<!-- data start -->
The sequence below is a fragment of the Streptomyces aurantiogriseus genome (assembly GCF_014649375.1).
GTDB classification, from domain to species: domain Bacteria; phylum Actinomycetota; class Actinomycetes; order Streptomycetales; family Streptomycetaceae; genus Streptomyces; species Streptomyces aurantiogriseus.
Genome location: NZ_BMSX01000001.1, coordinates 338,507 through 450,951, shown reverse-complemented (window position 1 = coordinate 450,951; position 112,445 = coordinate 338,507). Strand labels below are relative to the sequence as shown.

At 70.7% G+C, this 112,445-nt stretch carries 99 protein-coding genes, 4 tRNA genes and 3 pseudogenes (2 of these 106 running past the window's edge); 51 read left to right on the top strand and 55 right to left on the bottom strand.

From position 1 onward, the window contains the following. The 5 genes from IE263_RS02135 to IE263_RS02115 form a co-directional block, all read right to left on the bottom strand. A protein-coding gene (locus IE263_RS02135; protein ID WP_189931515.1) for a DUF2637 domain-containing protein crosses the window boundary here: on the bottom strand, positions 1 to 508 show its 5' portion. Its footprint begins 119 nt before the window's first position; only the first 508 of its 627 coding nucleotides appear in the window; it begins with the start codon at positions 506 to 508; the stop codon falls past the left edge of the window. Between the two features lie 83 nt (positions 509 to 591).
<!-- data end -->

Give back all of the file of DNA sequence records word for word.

The sequence below is a fragment of the Streptomyces aurantiogriseus genome (assembly GCF_014649375.1).
GTDB classification, from domain to species: domain Bacteria; phylum Actinomycetota; class Actinomycetes; order Streptomycetales; family Streptomycetaceae; genus Streptomyces; species Streptomyces aurantiogriseus.
Genome location: NZ_BMSX01000001.1, coordinates 338,507 through 450,951, shown reverse-complemented (window position 1 = coordinate 450,951; position 112,445 = coordinate 338,507). Strand labels below are relative to the sequence as shown.

At 70.7% G+C, this 112,445-nt stretch carries 99 protein-coding genes, 4 tRNA genes and 3 pseudogenes (2 of these 106 running past the window's edge); 51 read left to right on the top strand and 55 right to left on the bottom strand.

From position 1 onward, the window contains the following. The 5 genes from IE263_RS02135 to IE263_RS02115 form a co-directional block, all read right to left on the bottom strand. A protein-coding gene (locus IE263_RS02135; protein ID WP_189931515.1) for a DUF2637 domain-containing protein crosses the window boundary here: on the bottom strand, positions 1 to 508 show its 5' portion. Its footprint begins 119 nt before the window's first position; only the first 508 of its 627 coding nucleotides appear in the window; it begins with the start codon at positions 506 to 508; the stop codon falls past the left edge of the window. Between the two features lie 83 nt (positions 509 to 591).